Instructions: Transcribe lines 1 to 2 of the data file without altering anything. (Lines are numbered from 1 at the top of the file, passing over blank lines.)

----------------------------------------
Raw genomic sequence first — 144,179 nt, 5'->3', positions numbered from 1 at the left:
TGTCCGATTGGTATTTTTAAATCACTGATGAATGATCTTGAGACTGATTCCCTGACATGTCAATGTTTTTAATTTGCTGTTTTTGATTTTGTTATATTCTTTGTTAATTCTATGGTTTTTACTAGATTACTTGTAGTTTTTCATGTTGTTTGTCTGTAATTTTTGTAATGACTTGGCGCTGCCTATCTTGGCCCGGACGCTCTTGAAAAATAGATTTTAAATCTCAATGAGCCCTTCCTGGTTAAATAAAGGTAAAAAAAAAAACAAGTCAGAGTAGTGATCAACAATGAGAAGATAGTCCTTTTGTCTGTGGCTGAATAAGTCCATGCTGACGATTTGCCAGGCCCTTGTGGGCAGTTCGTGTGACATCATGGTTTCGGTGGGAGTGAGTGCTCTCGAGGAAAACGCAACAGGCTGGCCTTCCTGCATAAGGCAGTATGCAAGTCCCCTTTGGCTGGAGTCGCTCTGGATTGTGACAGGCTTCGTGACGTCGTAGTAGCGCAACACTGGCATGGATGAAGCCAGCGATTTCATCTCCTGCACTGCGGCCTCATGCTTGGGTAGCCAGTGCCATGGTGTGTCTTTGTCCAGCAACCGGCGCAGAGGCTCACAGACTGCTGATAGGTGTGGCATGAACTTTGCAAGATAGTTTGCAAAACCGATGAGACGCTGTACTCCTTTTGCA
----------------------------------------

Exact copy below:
Raw genomic sequence first — 144,179 nt, 5'->3', positions numbered from 1 at the left:
TGTCCGATTGGTATTTTTAAATCACTGATGAATGATCTTGAGACTGATTCCCTGACATGTCAATGTTTTTAATTTGCTGTTTTTGATTTTGTTATATTCTTTGTTAATTCTATGGTTTTTACTAGATTACTTGTAGTTTTTCATGTTGTTTGTCTGTAATTTTTGTAATGACTTGGCGCTGCCTATCTTGGCCCGGACGCTCTTGAAAAATAGATTTTAAATCTCAATGAGCCCTTCCTGGTTAAATAAAGGTAAAAAAAAAAACAAGTCAGAGTAGTGATCAACAATGAGAAGATAGTCCTTTTGTCTGTGGCTGAATAAGTCCATGCTGACGATTTGCCAGGCCCTTGTGGGCAGTTCGTGTGACATCATGGTTTCGGTGGGAGTGAGTGCTCTCGAGGAAAACGCAACAGGCTGGCCTTCCTGCATAAGGCAGTATGCAAGTCCCCTTTGGCTGGAGTCGCTCTGGATTGTGACAGGCTTCGTGACGTCGTAGTAGCGCAACACTGGCATGGATGAAGCCAGCGATTTCATCTCCTGCACTGCGGCCTCATGCTTGGGTAGCCAGTGCCATGGTGTGTCTTTGTCCAGCAACCGGCGCAGAGGCTCACAGACTGCTGATAGGTGTGGCATGAACTTTGCAAGATAGTTTGCAAAACCGATGAGACGCTGTACTCCTTTTGCA